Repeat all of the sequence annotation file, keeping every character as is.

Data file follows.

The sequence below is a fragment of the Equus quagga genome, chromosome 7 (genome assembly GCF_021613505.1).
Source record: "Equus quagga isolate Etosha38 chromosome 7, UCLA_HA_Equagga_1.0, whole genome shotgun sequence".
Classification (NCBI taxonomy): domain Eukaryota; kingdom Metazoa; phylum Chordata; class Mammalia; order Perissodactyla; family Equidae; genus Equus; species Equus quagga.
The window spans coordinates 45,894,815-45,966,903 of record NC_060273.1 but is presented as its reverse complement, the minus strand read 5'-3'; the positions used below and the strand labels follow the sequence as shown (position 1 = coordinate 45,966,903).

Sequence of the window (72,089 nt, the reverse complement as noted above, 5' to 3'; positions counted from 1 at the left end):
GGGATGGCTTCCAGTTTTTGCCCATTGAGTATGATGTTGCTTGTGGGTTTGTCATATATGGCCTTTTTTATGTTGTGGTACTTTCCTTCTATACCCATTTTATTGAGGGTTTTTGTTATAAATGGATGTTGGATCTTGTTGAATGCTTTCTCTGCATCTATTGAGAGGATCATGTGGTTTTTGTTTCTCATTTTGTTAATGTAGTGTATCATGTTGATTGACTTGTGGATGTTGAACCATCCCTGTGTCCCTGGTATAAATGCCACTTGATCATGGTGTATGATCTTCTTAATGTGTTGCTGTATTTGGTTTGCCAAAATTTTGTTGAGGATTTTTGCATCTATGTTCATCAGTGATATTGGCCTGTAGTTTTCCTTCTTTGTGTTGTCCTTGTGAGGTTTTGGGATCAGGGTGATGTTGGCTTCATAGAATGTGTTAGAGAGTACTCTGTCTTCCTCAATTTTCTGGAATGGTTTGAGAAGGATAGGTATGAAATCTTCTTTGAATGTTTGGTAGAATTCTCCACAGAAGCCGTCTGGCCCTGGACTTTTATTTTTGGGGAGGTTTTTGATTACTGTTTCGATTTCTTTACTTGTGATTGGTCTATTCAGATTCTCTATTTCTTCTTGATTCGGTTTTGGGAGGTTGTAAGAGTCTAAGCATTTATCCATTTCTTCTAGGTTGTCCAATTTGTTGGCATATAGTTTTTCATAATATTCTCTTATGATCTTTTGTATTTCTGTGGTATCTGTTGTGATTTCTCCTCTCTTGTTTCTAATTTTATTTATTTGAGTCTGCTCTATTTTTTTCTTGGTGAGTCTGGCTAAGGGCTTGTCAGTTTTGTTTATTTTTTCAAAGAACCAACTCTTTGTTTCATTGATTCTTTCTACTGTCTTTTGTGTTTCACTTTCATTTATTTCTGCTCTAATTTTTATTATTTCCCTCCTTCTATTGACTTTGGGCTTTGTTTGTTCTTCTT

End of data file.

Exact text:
The sequence below is a fragment of the Equus quagga genome, chromosome 7 (genome assembly GCF_021613505.1).
Source record: "Equus quagga isolate Etosha38 chromosome 7, UCLA_HA_Equagga_1.0, whole genome shotgun sequence".
Classification (NCBI taxonomy): domain Eukaryota; kingdom Metazoa; phylum Chordata; class Mammalia; order Perissodactyla; family Equidae; genus Equus; species Equus quagga.
The window spans coordinates 45,894,815-45,966,903 of record NC_060273.1 but is presented as its reverse complement, the minus strand read 5'-3'; the positions used below and the strand labels follow the sequence as shown (position 1 = coordinate 45,966,903).

Sequence of the window (72,089 nt, the reverse complement as noted above, 5' to 3'; positions counted from 1 at the left end):
GGGATGGCTTCCAGTTTTTGCCCATTGAGTATGATGTTGCTTGTGGGTTTGTCATATATGGCCTTTTTTATGTTGTGGTACTTTCCTTCTATACCCATTTTATTGAGGGTTTTTGTTATAAATGGATGTTGGATCTTGTTGAATGCTTTCTCTGCATCTATTGAGAGGATCATGTGGTTTTTGTTTCTCATTTTGTTAATGTAGTGTATCATGTTGATTGACTTGTGGATGTTGAACCATCCCTGTGTCCCTGGTATAAATGCCACTTGATCATGGTGTATGATCTTCTTAATGTGTTGCTGTATTTGGTTTGCCAAAATTTTGTTGAGGATTTTTGCATCTATGTTCATCAGTGATATTGGCCTGTAGTTTTCCTTCTTTGTGTTGTCCTTGTGAGGTTTTGGGATCAGGGTGATGTTGGCTTCATAGAATGTGTTAGAGAGTACTCTGTCTTCCTCAATTTTCTGGAATGGTTTGAGAAGGATAGGTATGAAATCTTCTTTGAATGTTTGGTAGAATTCTCCACAGAAGCCGTCTGGCCCTGGACTTTTATTTTTGGGGAGGTTTTTGATTACTGTTTCGATTTCTTTACTTGTGATTGGTCTATTCAGATTCTCTATTTCTTCTTGATTCGGTTTTGGGAGGTTGTAAGAGTCTAAGCATTTATCCATTTCTTCTAGGTTGTCCAATTTGTTGGCATATAGTTTTTCATAATATTCTCTTATGATCTTTTGTATTTCTGTGGTATCTGTTGTGATTTCTCCTCTCTTGTTTCTAATTTTATTTATTTGAGTCTGCTCTATTTTTTTCTTGGTGAGTCTGGCTAAGGGCTTGTCAGTTTTGTTTATTTTTTCAAAGAACCAACTCTTTGTTTCATTGATTCTTTCTACTGTCTTTTGTGTTTCACTTTCATTTATTTCTGCTCTAATTTTTATTATTTCCCTCCTTCTATTGACTTTGGGCTTTGTTTGTTCTTCTT